Convention Media Events with Times of London, The Hill

WASHINGTON – The Distilled Spirits Council announced it is partnering with major media organizations including the Times of London, The Hill, Cigar Aficionado, and The Weekly Standard to host premier events at the two national political conventions in Denver and Minneapolis.

The “Spirits of Denver,” is slated for Monday, August 25 at Beta, the top nightspot in the LoDo section of Denver.  The “Spirits of Minneapolis” will be held Monday, September 1, at Solera, a popular club and restaurant in the warehouse district of Minneapolis.

Both media events will feature sampling opportunities for guests of the finest distilled spirits products from around the world, as well as politically themed cocktails produced by master mixologists in each city.

“It’s an honor to be able to partner with these prestigious organizations to host media events that are among the most sought after tickets at these gatherings,” said Council Senior Vice President Frank Coleman.  “Distilled spirits are a central part of hospitality around the world, and we hope to share a little of that with opinion leaders at the national political conventions.”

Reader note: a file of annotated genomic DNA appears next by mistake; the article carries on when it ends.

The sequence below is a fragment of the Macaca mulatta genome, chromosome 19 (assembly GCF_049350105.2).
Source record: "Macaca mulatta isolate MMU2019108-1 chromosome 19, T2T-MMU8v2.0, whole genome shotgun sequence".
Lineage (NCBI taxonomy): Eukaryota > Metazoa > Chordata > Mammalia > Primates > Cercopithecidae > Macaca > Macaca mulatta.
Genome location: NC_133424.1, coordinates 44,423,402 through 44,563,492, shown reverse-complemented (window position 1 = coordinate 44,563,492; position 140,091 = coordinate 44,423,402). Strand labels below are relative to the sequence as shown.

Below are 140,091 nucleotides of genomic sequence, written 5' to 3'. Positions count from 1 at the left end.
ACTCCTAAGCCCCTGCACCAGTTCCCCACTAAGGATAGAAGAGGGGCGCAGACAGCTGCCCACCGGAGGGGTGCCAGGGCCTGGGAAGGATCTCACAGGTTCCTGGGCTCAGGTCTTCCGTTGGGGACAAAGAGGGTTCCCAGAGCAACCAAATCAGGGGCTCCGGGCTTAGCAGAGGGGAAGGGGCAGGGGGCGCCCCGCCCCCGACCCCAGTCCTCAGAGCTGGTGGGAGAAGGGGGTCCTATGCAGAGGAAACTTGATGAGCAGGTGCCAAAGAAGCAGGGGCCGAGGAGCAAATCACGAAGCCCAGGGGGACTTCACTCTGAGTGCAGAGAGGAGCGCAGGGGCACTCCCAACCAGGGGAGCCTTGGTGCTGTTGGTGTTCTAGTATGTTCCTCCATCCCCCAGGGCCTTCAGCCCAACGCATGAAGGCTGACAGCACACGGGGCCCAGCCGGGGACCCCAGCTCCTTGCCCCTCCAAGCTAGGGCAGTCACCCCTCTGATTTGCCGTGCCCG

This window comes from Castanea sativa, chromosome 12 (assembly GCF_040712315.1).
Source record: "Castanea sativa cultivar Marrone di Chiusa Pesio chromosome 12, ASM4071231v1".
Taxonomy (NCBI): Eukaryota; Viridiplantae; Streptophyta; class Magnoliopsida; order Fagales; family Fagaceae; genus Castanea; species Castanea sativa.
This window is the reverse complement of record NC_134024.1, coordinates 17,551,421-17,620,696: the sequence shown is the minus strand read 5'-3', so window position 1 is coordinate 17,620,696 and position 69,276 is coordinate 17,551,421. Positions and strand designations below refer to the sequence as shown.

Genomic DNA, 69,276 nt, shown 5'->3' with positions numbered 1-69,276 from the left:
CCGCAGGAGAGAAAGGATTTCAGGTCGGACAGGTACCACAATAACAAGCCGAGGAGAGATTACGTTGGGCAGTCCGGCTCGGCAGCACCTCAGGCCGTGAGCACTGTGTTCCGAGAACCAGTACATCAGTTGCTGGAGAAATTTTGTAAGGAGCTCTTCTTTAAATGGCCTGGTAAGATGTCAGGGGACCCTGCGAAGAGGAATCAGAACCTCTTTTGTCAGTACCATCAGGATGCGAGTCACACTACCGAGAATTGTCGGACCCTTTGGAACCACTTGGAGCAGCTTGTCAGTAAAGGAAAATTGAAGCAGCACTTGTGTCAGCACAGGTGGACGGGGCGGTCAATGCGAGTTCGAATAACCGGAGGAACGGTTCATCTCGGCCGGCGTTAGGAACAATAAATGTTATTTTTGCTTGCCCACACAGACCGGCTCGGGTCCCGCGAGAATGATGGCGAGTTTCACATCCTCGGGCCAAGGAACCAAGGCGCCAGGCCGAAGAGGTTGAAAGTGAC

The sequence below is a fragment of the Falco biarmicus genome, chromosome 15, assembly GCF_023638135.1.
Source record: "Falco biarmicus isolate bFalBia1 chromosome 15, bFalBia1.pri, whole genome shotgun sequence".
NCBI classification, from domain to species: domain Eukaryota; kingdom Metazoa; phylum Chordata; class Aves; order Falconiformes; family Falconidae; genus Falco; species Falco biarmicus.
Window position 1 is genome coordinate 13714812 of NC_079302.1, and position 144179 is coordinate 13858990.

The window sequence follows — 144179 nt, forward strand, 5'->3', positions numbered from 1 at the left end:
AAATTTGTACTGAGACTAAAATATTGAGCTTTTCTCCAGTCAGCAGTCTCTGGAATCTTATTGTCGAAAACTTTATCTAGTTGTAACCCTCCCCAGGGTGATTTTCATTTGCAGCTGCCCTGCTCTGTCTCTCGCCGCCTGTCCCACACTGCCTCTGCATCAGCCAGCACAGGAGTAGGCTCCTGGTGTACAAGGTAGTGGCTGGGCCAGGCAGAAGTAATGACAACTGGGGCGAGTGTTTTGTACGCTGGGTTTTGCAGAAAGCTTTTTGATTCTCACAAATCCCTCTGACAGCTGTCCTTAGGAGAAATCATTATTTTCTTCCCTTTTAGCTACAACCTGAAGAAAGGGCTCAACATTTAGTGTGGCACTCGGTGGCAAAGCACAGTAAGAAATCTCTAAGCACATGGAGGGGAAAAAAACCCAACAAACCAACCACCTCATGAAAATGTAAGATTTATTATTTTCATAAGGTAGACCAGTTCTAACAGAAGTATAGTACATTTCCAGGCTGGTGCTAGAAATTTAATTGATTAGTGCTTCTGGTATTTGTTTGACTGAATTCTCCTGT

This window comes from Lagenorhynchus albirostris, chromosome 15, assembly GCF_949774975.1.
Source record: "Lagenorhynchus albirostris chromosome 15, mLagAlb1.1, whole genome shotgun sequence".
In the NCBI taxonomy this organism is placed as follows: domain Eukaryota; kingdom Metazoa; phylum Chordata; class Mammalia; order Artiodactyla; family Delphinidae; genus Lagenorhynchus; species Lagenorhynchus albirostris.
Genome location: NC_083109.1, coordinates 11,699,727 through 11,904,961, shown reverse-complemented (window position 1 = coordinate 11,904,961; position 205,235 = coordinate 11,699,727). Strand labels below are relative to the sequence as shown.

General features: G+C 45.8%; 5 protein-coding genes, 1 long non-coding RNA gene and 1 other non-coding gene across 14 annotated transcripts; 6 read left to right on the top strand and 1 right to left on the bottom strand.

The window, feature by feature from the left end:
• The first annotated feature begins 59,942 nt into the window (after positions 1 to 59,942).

In addition to spirits samplings, the events will include Cigar Aficionado-themed lounges featuring Rocky Patel Premium Cigars.

Other event supporters include Daimler, the U.S. Chamber of Commerce, Amgen, National Association of Chain Drug Stores, Verisign, Lockheed Martin, Astra Zeneca, Direct Marketing Association, Federation of American Hospitals, Duke Energy, Democracy Data and Communication, and others.

Each event will showcase the Federal Trade Commission’s “We Don’t Serve Teens” education campaign, with a message to adults that providing alcohol to teens is unsafe, illegal and irresponsible.

“We Don’t Serve Teens” materials will be prominently displayed at the events to spread this critical message to members of Congress, public opinion leaders, media representatives and other attendees.

The “We Don’t Serve Teens” campaign is based on research showing that most teens who drink obtain alcohol from social sources — including taking alcohol from their parents’ homes; having older friends buy it; or obtaining it at parties.

The “We Don’t Serve Teens” Campaign is supported by a diverse group of public and private partners including America’s leading distillers, federal, state and local governments, advertising and media organizations and consumer groups.